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Genetic mix lets Tibetans thrive at high altitudes

| | February 11, 2014

Genetic adaptations found in people living at high elevations on the Tibetan plateau probably originated around 30,000 years ago in peoples related to contemporary Sherpa.

These genes were passed on to more recent migrants from lower elevations via population mixing, and then amplified by natural selection in the modern Tibetan gene pool, a new study shows.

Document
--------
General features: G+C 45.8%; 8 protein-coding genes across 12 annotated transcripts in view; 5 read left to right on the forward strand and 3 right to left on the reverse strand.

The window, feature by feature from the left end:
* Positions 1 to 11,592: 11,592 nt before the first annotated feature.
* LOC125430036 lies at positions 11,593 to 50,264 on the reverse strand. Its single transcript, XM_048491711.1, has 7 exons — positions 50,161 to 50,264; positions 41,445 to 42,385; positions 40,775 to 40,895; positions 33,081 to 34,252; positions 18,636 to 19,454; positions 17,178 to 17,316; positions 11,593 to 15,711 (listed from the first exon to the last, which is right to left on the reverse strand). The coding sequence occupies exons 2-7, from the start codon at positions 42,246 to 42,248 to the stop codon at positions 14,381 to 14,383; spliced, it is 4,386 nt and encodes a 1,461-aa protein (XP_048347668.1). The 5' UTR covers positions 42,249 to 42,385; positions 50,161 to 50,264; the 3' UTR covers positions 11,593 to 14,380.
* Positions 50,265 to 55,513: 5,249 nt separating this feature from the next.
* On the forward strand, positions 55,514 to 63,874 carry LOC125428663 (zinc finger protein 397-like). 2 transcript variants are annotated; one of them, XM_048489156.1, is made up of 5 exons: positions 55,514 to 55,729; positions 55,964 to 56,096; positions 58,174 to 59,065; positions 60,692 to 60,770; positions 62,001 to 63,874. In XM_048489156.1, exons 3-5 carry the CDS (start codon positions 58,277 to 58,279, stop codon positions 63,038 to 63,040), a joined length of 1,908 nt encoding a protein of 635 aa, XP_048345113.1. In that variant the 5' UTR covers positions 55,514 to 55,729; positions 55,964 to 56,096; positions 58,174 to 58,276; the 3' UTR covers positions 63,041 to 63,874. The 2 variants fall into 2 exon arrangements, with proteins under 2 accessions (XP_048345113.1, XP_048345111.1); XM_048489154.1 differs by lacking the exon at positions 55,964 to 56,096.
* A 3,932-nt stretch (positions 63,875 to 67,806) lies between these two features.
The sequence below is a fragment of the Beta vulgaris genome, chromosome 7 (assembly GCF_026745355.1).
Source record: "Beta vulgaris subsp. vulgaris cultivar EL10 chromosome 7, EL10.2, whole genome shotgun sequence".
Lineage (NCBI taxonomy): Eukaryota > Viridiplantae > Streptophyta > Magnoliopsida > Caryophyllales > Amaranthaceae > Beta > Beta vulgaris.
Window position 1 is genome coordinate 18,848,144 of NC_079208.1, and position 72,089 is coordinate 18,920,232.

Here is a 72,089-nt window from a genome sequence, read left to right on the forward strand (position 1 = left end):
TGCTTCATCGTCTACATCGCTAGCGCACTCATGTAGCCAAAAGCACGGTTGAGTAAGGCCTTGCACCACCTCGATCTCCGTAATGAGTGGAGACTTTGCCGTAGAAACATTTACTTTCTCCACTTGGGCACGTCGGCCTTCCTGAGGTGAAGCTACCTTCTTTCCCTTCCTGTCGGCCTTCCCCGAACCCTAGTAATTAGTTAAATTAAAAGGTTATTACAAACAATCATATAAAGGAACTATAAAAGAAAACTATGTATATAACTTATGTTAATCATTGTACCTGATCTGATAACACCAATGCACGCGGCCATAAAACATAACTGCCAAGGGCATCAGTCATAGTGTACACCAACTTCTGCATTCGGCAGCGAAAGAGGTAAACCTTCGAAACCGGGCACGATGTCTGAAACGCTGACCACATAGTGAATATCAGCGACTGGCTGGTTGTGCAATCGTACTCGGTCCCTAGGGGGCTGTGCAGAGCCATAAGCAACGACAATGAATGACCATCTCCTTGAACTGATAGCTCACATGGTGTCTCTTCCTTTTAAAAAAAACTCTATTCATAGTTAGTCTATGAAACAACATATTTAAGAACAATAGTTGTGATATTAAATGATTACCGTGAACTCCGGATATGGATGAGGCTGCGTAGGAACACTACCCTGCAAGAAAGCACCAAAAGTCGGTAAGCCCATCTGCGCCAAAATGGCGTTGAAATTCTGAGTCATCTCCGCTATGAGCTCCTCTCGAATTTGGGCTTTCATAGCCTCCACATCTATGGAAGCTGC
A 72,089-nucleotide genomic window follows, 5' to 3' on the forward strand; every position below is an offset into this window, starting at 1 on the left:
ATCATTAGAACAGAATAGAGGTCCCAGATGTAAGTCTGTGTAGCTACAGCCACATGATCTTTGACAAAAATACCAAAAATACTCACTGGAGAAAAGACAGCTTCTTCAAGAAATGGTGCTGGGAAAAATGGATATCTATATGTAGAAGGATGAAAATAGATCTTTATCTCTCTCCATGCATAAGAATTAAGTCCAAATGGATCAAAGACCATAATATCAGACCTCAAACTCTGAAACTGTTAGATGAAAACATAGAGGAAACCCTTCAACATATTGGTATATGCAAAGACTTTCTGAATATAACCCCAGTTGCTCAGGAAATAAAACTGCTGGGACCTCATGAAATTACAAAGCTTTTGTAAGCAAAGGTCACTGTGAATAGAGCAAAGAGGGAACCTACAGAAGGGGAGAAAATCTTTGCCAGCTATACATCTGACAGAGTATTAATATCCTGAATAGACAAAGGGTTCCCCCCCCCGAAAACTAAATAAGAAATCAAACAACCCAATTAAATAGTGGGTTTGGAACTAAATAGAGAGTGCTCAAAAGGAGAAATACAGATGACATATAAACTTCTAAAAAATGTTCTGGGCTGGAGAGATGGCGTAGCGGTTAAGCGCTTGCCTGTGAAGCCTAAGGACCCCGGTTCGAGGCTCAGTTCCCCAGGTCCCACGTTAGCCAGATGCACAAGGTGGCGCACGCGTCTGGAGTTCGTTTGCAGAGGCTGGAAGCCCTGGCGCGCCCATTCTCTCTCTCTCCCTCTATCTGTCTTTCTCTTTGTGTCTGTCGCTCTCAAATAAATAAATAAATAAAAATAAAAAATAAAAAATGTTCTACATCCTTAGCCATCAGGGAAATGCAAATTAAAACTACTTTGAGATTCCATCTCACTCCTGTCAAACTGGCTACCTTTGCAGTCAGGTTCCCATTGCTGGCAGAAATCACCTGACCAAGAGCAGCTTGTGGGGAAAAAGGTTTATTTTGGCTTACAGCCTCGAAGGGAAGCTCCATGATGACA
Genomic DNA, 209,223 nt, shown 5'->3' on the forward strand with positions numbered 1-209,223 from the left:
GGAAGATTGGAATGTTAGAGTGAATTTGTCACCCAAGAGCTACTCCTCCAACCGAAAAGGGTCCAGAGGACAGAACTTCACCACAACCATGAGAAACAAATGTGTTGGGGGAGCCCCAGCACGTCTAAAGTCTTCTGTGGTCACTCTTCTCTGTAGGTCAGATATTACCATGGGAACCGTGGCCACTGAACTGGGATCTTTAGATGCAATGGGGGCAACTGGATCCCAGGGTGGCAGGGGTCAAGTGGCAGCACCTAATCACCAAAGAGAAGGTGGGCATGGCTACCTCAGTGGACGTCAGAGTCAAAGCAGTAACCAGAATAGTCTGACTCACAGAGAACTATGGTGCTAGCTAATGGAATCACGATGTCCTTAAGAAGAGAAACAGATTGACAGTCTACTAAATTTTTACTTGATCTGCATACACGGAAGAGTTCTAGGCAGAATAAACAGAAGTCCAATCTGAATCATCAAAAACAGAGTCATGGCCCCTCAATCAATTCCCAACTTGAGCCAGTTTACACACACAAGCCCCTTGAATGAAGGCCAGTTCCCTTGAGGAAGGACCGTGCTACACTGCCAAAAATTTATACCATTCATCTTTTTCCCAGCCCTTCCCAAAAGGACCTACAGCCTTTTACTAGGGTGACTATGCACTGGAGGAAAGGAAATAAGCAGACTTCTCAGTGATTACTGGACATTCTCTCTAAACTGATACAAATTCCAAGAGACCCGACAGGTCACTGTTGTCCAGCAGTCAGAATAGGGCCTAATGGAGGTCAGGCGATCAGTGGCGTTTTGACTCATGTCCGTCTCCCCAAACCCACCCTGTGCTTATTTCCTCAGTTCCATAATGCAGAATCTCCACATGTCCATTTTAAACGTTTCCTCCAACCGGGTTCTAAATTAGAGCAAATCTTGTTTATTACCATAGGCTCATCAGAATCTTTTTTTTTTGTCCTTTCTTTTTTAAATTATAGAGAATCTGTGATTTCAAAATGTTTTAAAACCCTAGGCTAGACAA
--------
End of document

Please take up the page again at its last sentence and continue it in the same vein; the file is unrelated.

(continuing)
Researchers say the transfer of beneficial mutations between human populations and selective enrichment of these genes in descendent generations represents a novel mechanism for adaptation to new environments.

Read the full, original story: Genetic mix lets Tibetans thrive at high altitudes

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